Ports & Ships Maritime News Jan 23, 2008
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TODAY’S BULLETIN OF MARITIME NEWS
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Unicorn reveals its bunker plans and orders new barge locally
26 nations plan Indian Ocean maritime military bloc
Luanda railway to reintroduce freight trains
International transport news
WFP introduces relief flights into Mozambique
Pic of the day – TAGA BAY
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Unicorn reveals bunker plans and orders new barge locally
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One of two new Unicorn bunker barges, SOUTHERN VENTURE which was launched in China on 16 January 2008. Picture courtesy Grindrod
Grindrod and its subsidiary Unicorn have revealed details of Unicorn’s new bunkering services, which will get underway in South Africa this year. In a statement yesterday Grindrod announced that its Black Economic Empowerment (BEE) arrangement known as Southern Tankers has been replaced by a new deal involving Calulo Services, which in turn is a subsidiary of Calulo Petrochemicals.
‘The joint venture will consist of two entities operating in related, although slightly different maritime fields. The first entity, Unicorn Calulo Bunkering Services (Pty) Ltd will be owned 74.9 percent by Unicorn with the balance held by Calulo Services. This company will own and operate sophisticated bunker barges in South African ports delivering bunker fuels to the maritime industry. These barges have been built to ensure the conservation of the environment.’
The second entity known as Unicorn Calulo Shipping (Pty) Ltd is a 50/50 joint venture between Unicorn and Calulo and will operate shipping services on the Southern African coast focused primarily on the tanker market.
Calulo Services is an empowered shipping and logistics services group that has been established for five years.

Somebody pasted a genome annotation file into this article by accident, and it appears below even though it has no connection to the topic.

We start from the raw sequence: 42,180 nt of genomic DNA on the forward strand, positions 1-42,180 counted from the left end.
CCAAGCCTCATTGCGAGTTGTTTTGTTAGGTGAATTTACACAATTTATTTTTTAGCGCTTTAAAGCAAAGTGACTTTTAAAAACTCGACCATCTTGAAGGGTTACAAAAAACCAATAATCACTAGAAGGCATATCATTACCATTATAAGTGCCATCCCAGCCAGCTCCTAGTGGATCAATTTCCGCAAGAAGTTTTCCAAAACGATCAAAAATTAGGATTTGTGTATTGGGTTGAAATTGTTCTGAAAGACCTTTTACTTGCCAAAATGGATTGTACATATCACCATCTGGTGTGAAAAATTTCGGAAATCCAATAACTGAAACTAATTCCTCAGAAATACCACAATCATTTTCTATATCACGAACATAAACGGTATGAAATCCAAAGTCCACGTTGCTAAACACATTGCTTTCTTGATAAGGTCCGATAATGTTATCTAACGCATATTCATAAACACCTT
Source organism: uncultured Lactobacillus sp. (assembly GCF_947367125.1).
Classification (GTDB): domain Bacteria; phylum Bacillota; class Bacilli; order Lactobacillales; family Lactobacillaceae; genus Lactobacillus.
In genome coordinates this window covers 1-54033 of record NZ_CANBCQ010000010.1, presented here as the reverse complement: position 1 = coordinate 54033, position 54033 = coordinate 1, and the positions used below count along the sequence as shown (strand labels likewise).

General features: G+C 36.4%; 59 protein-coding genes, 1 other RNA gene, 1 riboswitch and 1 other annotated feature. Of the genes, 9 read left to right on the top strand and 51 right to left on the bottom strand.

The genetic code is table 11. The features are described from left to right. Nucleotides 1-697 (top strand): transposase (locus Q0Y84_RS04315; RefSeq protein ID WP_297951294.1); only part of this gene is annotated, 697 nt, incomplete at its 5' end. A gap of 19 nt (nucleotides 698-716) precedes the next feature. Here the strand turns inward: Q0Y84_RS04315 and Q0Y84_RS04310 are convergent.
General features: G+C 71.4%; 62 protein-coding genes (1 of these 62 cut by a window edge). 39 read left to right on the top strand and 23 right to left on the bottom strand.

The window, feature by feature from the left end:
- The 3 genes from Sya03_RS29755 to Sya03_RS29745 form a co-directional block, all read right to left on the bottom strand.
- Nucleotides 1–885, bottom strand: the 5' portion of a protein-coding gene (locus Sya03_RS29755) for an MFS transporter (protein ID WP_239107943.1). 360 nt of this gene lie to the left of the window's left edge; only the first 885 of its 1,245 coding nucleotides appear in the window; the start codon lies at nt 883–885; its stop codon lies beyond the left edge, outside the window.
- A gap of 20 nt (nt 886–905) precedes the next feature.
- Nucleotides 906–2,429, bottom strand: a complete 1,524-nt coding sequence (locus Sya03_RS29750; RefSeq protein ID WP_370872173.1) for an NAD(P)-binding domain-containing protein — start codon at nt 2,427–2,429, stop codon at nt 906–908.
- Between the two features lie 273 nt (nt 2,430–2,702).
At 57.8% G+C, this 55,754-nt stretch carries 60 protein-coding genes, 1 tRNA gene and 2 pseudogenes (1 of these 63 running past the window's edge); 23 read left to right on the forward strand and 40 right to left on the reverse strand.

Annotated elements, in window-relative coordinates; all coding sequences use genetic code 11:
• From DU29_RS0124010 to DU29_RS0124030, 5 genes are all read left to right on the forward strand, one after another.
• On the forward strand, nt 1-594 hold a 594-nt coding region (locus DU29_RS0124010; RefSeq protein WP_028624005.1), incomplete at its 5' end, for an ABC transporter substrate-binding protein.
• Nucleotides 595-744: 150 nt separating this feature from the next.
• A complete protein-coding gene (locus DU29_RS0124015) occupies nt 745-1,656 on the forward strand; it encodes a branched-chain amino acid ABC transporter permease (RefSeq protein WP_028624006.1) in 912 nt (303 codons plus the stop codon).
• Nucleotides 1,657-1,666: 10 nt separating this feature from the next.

“Unicorn and Calulo have been discussing the possibility of forming a joint venture for many years, so we are pleased to finally conclude this arrangement which will significantly improve efficiencies and service offerings,” said Laurence Stuart-Hill, Unicorn MD and executive director of Grindrod Ltd.
The arrangement broadens Calulo’s presence within the maritime sector by providing Calulo with a springboard into the ownership and operation of bunkering vessels said Bryn Ressell, Calulo Services CEO.
Dormac will build third Unicorn barge
Stuart-Hill confirmed that a third bunker barge was on order and would be built in Durban at the Dormac shipyard. Dormac is currently completing work on a new bunker barge for SMIT Amandla and will also add a double skin to a second SMIT Amandla barge, PENTOW ENERGY later this year.
Stuart-Hill said that Unicorn has ordered 11 ocean-going ships in the past from Durban shipyards and is very pleased to again support the local industry. The contract is worth in the region of R80 million, he said.
26 nations plan Indian Ocean maritime military bloc
India is busy helping initiate a maritime military bloc comprising littoral states of the Indian Ocean and so far between 26 and 29 nations have come on board, reports the Indian Navy.
In a statement the Indian Navy said that as part of its contribution towards consolidating the growing recognition of the importance of the Indian Ocean Region (IOR), the Indian Navy has taken the initiative of setting-up an inclusive and consultative regional forum, to be known formally as the Indian Ocean Naval Symposium (IONS), where the ‘Heads/Chiefs of Navy’ of all littoral States of the IOR can periodically and regularly meet to discuss issues that bear upon regional maritime security.